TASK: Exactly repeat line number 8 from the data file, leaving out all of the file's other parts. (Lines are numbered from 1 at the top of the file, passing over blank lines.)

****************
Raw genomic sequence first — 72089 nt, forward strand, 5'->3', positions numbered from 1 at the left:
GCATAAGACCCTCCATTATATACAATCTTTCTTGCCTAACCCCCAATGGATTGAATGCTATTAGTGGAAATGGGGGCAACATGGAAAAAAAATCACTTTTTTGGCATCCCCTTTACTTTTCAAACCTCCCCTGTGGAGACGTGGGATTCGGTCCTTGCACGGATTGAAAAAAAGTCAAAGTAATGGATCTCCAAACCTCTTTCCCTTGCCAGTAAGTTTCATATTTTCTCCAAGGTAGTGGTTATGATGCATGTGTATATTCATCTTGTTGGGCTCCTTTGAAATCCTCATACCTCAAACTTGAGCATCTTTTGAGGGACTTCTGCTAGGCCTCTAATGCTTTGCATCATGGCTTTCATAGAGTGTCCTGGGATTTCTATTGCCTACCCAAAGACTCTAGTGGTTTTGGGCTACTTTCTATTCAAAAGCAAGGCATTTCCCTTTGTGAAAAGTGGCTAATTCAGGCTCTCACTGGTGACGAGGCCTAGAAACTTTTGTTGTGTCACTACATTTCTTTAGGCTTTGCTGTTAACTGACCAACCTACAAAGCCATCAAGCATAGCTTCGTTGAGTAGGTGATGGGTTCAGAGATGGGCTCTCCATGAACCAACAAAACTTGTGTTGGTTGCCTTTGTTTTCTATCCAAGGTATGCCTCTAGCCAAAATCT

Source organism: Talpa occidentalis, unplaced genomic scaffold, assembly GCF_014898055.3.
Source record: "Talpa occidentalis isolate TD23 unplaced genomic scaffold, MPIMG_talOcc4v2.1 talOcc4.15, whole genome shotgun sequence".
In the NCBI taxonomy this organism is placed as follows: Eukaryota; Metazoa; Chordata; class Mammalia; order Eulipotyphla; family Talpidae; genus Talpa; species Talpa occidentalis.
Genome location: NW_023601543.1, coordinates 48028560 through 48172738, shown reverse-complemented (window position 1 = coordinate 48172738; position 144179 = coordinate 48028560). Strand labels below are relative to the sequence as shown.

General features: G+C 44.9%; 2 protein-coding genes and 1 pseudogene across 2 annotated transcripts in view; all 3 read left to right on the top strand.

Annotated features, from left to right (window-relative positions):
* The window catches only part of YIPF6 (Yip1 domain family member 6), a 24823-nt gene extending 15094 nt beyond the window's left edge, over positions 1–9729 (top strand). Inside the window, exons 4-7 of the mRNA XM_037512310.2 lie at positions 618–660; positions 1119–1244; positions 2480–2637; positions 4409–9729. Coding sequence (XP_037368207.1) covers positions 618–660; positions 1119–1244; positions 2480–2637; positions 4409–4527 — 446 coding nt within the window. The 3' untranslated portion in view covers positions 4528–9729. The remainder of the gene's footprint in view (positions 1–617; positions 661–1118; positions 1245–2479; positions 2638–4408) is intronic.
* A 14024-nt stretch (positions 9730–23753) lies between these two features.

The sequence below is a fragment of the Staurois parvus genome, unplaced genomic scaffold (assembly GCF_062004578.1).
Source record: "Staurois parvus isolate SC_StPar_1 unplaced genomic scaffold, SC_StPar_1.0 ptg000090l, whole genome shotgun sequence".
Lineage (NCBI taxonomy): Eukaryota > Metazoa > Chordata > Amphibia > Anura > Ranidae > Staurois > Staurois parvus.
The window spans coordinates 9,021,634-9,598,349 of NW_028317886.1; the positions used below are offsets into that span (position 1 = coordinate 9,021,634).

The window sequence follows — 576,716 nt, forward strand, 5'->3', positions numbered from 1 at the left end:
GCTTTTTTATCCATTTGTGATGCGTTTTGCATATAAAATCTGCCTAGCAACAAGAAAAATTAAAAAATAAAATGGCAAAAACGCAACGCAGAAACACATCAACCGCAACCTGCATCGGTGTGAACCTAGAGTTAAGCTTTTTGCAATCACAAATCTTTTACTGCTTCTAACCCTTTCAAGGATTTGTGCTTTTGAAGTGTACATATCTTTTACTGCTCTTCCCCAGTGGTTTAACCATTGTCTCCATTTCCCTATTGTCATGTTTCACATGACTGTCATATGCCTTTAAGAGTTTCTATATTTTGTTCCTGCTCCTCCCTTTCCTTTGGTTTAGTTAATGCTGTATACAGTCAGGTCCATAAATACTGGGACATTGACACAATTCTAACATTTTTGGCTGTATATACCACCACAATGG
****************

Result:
Annotated features, from left to right (window-relative positions):